A book of this size is not meant to be read from cover to cover; indeed it is a sumptuous banquet for a movie lover, but it is best savored in small bites. Here is one appetizer. The costs of films has increased dramatically over the past few decades. Why does it cost so much to make a blockbuster? Where does all the money go?

Breakdown of Spider-Man 2 (2004)
Story: $20 million
Screenplay: $10 million
Producer fees: $15 million
Director: $10 million
Principal cast: $27 million (Tobey Maguire: $17 million, Kirsten Dunst: $7 million, Alfred Molina: $3 million)
Other cast: $3 million
Production shooting costs: $45 million
Visual effects: $65 million
Composer Fees: $2 million
Music Costs: $2 million
TOTAL: $200 million

The top five movie franchises (as of 2009):
1. Star Wars: $6.9 billion
2. The Lord of the Rings: $3.1 billion
3. Harry Potter: $4.6 billion
4. Jurassic Park: $2.7 billion
5. Pirates of the Caribbean: $2.6 billion

Read related posts: Why is it Called the Oscar?
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For further reading: George Lucas’s Blockbusting: A Decade-by-Decade Survey of Timeless Movies Including Untold Secrets of Their Financial and Cultural Success edited by Alex Ben Block and Lucy Autrey Wilson, George Lucas Books (2010).

Top Ten Movies

To arrive at a meaningful list of the top ten films of all times, looking at domestic or worldwide box office grosses can be deceptive simply because of the steady rise of ticket sales over the years, not to mention the additional cost of those dorky 3D glasses. In 1975, average cost of tickets was $2.03; in 1997 the average cost was $4.59; in 2012 the average cost is $7.83. By looking only at the number of tickets sold, rather than the cost of tickets, we get a clearer picture of the real top ten films of all time:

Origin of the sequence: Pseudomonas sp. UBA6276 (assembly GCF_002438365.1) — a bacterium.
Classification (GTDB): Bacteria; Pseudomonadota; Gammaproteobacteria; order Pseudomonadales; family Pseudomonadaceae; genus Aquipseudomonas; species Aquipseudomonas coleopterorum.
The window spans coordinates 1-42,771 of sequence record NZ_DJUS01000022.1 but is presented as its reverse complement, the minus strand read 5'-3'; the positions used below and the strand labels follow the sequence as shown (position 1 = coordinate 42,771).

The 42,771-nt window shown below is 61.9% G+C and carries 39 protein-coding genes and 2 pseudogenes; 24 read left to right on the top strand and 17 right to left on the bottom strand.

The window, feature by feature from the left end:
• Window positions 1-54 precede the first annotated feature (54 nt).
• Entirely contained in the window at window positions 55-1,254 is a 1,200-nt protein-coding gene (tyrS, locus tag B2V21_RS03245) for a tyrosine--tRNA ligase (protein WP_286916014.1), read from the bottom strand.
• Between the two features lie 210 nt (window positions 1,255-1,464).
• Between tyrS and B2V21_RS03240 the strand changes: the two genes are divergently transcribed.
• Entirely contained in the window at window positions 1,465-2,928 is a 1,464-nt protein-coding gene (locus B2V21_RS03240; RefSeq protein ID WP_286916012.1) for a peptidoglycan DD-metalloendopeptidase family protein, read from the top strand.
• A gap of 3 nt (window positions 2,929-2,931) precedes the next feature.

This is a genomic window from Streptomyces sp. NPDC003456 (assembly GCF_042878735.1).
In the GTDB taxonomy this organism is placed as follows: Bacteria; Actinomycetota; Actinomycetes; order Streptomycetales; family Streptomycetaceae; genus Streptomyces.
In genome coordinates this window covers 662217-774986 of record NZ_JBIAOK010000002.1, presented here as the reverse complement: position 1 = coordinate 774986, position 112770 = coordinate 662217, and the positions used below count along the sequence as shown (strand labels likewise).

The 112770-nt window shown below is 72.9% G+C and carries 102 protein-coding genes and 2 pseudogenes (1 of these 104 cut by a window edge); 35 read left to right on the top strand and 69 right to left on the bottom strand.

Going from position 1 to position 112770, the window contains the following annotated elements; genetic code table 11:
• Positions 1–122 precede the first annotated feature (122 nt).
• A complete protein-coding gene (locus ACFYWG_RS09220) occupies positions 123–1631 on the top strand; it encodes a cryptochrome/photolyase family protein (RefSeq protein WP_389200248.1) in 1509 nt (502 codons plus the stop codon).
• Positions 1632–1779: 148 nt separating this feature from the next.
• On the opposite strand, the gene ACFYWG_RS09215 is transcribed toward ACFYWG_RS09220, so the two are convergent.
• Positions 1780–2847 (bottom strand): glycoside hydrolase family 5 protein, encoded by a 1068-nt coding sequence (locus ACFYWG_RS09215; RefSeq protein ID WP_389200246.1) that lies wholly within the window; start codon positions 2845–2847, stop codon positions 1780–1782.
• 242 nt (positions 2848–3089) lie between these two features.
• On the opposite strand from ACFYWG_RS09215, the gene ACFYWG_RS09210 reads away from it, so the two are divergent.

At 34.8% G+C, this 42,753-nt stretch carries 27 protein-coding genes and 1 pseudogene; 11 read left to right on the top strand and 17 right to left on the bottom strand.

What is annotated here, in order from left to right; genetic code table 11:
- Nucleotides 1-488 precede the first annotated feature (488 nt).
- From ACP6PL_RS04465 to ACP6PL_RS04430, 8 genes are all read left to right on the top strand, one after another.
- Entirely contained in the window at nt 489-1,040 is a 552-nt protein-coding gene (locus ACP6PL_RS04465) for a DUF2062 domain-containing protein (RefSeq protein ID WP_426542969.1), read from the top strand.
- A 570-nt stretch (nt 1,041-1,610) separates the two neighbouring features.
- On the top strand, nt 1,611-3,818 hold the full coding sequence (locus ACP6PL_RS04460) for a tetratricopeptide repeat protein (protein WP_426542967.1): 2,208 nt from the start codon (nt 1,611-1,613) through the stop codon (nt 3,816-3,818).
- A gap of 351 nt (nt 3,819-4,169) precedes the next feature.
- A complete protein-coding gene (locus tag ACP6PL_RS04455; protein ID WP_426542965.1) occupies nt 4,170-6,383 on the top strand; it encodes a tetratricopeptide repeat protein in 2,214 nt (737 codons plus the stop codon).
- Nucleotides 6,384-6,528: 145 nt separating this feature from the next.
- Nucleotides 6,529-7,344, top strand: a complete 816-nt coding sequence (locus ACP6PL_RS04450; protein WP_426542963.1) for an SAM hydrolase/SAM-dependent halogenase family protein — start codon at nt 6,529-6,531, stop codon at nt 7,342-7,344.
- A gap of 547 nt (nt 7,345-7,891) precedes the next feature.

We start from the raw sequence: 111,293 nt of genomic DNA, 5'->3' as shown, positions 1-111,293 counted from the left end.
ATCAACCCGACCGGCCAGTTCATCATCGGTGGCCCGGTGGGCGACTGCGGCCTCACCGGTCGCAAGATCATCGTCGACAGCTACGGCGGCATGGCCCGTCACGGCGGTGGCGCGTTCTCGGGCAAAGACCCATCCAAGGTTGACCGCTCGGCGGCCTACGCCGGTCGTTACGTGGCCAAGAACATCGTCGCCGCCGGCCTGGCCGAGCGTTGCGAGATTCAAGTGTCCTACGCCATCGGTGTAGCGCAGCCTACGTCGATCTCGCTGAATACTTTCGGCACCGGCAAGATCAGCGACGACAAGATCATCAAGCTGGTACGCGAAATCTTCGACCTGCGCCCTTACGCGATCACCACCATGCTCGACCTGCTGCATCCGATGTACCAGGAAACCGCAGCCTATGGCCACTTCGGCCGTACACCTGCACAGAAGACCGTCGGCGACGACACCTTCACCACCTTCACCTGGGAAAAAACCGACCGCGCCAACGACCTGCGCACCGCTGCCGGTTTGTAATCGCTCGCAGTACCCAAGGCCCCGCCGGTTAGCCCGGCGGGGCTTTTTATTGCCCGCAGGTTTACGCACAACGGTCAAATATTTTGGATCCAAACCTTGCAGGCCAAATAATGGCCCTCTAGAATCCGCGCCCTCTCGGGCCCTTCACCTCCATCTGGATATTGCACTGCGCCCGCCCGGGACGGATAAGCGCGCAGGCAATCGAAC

1: Gone with the Wind (1939) with 202 million tickets sold
2: Star Wars (1977) with 178.1 million tickets sold
3: The Sound of Music (1965) with 142.4 tickets sold
4: ET (1982) with 141.9 million tickets sold 
5: The Ten Commandments (1956) with 131 million tickets sold
6: Titanic (1997) with 128.3 million tickets sold 
7: Jaws (1975) with 128.1 million tickets sold
8: Doctor Zhivago (1965) with 124.1 million tickets sold 
9: The Exorcist (1973) with 110.6 million tickets sold
10: Snow White and the Seven Dwarfs (1937) with 109 million tickets sold

Moviegoers certainly love drama. It is interesting to note how many older films appear in the list — films with little or no digital effects, no promotional tie-ins, and no sequels. As one writer notes, half of the films have women as protagonists. Also note that of the two films that are in the billion dollar club for worldwide box office gross (Avatar with $2.8 billion and Titanic with $1.84 billion) only Titanic made it in the top ten list. Looking only at ticket sales, Avatar with 97.3 million tickets sold, would end up in the 14th spot.

Due to the re-release of Titanic in 3D for the Titanic’s 100th Anniversary, the film earned $190.8 million worldwide during the first week (as of April 15, 2012). The Titanic’s worldwide gross remains the second highest grossing film with $2.03 billion (up from $1.84 billion in 1997).

For further reading: Time magazine, April 16, 2012.
http://boxofficemojo.com/alltime/world/ .http://boxofficemojo.com/alltime/adjusted.htm.